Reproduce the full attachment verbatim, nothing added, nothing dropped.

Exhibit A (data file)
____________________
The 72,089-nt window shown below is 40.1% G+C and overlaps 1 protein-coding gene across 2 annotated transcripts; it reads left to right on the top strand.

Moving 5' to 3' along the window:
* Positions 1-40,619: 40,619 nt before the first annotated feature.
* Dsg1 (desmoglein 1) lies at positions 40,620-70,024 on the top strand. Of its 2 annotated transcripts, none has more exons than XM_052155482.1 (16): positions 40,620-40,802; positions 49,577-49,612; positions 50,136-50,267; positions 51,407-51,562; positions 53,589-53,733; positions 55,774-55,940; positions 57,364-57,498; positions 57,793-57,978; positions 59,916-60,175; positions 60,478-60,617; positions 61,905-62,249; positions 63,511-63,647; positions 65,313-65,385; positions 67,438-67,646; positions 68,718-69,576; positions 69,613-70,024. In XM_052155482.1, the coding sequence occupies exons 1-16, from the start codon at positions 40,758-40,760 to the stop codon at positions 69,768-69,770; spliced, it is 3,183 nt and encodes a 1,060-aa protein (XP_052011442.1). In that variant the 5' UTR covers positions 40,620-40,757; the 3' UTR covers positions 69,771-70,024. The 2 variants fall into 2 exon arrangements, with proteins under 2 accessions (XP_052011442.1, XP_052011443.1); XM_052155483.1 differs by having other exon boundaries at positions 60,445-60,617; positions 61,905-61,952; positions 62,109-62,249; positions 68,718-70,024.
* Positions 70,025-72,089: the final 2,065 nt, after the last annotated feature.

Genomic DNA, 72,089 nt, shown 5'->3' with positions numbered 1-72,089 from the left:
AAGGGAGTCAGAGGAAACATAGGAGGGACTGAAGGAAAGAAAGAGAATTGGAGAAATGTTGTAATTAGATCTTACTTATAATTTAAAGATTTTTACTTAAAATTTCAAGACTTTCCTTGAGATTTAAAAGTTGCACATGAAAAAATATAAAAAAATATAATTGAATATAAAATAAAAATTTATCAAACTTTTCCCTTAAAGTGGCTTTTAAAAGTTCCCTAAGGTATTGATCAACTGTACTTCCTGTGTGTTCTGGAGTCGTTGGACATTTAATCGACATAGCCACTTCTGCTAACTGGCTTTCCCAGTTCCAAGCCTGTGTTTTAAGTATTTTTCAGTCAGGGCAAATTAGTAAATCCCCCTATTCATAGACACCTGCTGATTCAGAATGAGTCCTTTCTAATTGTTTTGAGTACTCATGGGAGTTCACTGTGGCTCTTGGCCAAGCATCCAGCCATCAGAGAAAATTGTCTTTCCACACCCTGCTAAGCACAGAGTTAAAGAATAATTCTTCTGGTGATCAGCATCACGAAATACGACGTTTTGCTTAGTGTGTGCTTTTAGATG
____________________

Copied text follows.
The 72,089-nt window shown below is 40.1% G+C and overlaps 1 protein-coding gene across 2 annotated transcripts; it reads left to right on the top strand.

Moving 5' to 3' along the window:
* Positions 1-40,619: 40,619 nt before the first annotated feature.
* Dsg1 (desmoglein 1) lies at positions 40,620-70,024 on the top strand. Of its 2 annotated transcripts, none has more exons than XM_052155482.1 (16): positions 40,620-40,802; positions 49,577-49,612; positions 50,136-50,267; positions 51,407-51,562; positions 53,589-53,733; positions 55,774-55,940; positions 57,364-57,498; positions 57,793-57,978; positions 59,916-60,175; positions 60,478-60,617; positions 61,905-62,249; positions 63,511-63,647; positions 65,313-65,385; positions 67,438-67,646; positions 68,718-69,576; positions 69,613-70,024. In XM_052155482.1, the coding sequence occupies exons 1-16, from the start codon at positions 40,758-40,760 to the stop codon at positions 69,768-69,770; spliced, it is 3,183 nt and encodes a 1,060-aa protein (XP_052011442.1). In that variant the 5' UTR covers positions 40,620-40,757; the 3' UTR covers positions 69,771-70,024. The 2 variants fall into 2 exon arrangements, with proteins under 2 accessions (XP_052011442.1, XP_052011443.1); XM_052155483.1 differs by having other exon boundaries at positions 60,445-60,617; positions 61,905-61,952; positions 62,109-62,249; positions 68,718-70,024.
* Positions 70,025-72,089: the final 2,065 nt, after the last annotated feature.

Genomic DNA, 72,089 nt, shown 5'->3' with positions numbered 1-72,089 from the left:
AAGGGAGTCAGAGGAAACATAGGAGGGACTGAAGGAAAGAAAGAGAATTGGAGAAATGTTGTAATTAGATCTTACTTATAATTTAAAGATTTTTACTTAAAATTTCAAGACTTTCCTTGAGATTTAAAAGTTGCACATGAAAAAATATAAAAAAATATAATTGAATATAAAATAAAAATTTATCAAACTTTTCCCTTAAAGTGGCTTTTAAAAGTTCCCTAAGGTATTGATCAACTGTACTTCCTGTGTGTTCTGGAGTCGTTGGACATTTAATCGACATAGCCACTTCTGCTAACTGGCTTTCCCAGTTCCAAGCCTGTGTTTTAAGTATTTTTCAGTCAGGGCAAATTAGTAAATCCCCCTATTCATAGACACCTGCTGATTCAGAATGAGTCCTTTCTAATTGTTTTGAGTACTCATGGGAGTTCACTGTGGCTCTTGGCCAAGCATCCAGCCATCAGAGAAAATTGTCTTTCCACACCCTGCTAAGCACAGAGTTAAAGAATAATTCTTCTGGTGATCAGCATCACGAAATACGACGTTTTGCTTAGTGTGTGCTTTTAGATG